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Canadian Farmers’ Almanac’s Predicts Teeth-Chattering Winter Ahead (2018)

Lewiston, ME: If cold temperatures, above-normal snowfall, and biting winds aren’t your favorite, you’re not going to like the forecast from the 2019 Canadian Farmers’ Almanac. “Teeth-chattering” “biting,” and “cold” are a few of the adjectives the Canadian Farmers’ Almanac is using to describe the upcoming winter.

“Our time-tested, long-range formula is pointing towards a very long, cold, and snow-filled winter,” reports Editor and Philom., Peter Geiger, adding “we stand by our forecast and formula, which accurately predicted most of the winter storms last.”

How Cold?
For most of Alberta, Saskatchewan, Manitoba, and westernmost Ontario, temperatures will average much below seasonal norms. The coldest temperatures are expected during February, when -40°C, or even -45°C, may be possible.

An unusually cold February is also predicted in eastern Ontario and Quebec, with the coldest temperatures running south and east across the Great Lakes to the Laurentian Plateau. Only British Columbia will see near-normal temperatures through the winter.

Snow holds barred
The Canadian Farmers’ Almanac, which bases its long-range forecast on a mathematical and astronomical formula developed in 1818, forewarns of above-normal snow for areas around the Great Lakes, and close to normal snowfall for the rest of the country. Wet and/or snowy conditions are also forecast for British Columbia, where the thermometer will be hovering just above or just below the freezing mark.

Late Start to Spring?
According to the calendar spring 2019 starts on March 20th, however, according to our outlook, winter conditions may delay spring for several weeks,” states Managing Editor and Philom., Sandi Duncan, adding “winter will hang on in many locations through April, especially true for Quebec and the Maritimes, where a potent storm in mid-April could lead to wet snow, especially over higher elevations.”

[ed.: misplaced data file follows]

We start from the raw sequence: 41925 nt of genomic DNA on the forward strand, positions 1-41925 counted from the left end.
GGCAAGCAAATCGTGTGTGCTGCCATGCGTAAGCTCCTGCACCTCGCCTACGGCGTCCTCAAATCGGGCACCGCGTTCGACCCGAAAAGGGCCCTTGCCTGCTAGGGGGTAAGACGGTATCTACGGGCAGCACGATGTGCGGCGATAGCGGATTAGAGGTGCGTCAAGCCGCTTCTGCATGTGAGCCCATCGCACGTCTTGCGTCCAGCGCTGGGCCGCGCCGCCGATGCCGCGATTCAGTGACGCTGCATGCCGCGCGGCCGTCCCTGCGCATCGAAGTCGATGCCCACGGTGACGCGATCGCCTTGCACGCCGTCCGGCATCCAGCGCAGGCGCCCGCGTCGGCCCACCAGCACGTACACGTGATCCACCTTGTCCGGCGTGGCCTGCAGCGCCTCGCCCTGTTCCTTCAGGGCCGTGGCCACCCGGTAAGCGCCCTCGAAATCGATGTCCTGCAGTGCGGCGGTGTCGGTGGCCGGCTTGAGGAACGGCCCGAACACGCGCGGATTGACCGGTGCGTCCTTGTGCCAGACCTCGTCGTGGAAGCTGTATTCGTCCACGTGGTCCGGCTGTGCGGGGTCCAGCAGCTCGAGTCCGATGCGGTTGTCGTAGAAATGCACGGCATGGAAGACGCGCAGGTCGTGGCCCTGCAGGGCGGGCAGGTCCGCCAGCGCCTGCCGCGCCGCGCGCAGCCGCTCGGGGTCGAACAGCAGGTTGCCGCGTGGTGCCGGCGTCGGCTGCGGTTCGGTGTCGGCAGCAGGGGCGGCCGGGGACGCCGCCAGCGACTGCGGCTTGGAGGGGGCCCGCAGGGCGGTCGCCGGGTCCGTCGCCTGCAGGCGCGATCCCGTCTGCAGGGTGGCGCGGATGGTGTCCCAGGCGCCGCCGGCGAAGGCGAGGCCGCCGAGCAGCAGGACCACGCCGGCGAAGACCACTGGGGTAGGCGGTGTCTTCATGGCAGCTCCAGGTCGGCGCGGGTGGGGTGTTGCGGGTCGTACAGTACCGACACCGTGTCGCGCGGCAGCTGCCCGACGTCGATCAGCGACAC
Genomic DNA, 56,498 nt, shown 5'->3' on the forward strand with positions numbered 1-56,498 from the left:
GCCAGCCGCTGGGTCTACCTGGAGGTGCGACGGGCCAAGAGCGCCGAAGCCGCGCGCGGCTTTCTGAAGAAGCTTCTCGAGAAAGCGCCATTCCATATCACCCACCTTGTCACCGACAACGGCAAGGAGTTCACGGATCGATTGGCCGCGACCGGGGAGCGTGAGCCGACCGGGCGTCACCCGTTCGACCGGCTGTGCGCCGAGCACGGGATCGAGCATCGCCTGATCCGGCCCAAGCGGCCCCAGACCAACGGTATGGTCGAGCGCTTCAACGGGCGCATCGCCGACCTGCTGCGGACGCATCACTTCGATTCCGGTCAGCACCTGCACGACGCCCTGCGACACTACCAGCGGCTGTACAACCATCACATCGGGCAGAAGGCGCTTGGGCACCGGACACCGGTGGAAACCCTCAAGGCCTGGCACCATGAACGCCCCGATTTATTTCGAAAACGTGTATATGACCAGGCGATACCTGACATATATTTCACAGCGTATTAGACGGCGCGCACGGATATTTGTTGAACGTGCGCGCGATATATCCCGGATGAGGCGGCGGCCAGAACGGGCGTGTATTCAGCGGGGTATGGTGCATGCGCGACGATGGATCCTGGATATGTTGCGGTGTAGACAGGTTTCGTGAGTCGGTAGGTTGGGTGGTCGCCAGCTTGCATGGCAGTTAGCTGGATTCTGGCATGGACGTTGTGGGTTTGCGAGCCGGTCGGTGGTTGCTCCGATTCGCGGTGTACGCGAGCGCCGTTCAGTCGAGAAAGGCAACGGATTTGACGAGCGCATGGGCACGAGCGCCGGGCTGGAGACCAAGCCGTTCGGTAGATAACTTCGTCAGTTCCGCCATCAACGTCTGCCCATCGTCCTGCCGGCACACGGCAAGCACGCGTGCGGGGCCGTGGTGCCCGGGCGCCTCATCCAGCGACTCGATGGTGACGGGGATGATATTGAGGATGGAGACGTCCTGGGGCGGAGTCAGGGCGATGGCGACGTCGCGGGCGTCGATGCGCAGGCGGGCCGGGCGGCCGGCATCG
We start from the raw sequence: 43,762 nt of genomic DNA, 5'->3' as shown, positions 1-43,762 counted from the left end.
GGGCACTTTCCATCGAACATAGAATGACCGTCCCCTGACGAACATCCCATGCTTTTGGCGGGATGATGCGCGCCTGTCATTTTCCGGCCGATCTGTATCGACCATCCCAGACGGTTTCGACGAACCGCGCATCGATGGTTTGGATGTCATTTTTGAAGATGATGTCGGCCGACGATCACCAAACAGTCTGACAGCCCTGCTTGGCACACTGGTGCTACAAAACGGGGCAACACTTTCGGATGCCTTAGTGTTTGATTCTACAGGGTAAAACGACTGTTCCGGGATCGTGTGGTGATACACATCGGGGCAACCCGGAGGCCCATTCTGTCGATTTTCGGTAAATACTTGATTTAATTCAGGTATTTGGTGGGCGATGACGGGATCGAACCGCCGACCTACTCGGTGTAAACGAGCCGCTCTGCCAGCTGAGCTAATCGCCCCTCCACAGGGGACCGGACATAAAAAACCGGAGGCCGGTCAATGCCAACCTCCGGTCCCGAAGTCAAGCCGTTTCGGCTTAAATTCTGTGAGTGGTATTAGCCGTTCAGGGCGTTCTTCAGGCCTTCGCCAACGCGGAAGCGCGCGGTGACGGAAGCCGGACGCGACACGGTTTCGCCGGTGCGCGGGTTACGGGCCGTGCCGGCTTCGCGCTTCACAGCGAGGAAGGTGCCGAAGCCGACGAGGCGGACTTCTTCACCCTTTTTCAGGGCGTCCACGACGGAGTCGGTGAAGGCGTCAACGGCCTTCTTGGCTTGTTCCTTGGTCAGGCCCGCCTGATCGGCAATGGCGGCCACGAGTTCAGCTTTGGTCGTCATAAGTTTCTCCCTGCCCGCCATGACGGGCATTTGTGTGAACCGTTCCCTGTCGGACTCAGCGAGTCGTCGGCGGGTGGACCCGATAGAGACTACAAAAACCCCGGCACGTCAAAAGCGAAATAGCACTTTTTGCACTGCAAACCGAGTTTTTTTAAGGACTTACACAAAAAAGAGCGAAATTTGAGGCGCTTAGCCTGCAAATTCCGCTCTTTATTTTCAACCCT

Spring, Summer, Fall Predictions
The 2019 Canadian Farmers’ Almanac, which features an orange and green cover, breaks the country into 5 zones and provides weather forecasts in 3-day intervals. Each edition includes weather summaries for all four seasons. The summer forecast calls for humid and wet conditions for much of the East, dry condition for British Columbia and warm-to-hot conditions for the middle of the country.

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If you notice a hole in the upper left-hand corner of your Farmers' Almanac, don't return it to the store! That hole isn't a defect; it's a part of history. Starting with the first edition of the Farmers' Almanac in 1818, readers used to nail holes into the corners to hang it up in their homes, barns, and outhouses (to provide both reading material and toilet paper). In 1919, the Almanac's publishers began pre-drilling holes in the corners to make it even easier for readers to keep all of that invaluable information (and paper) handy.

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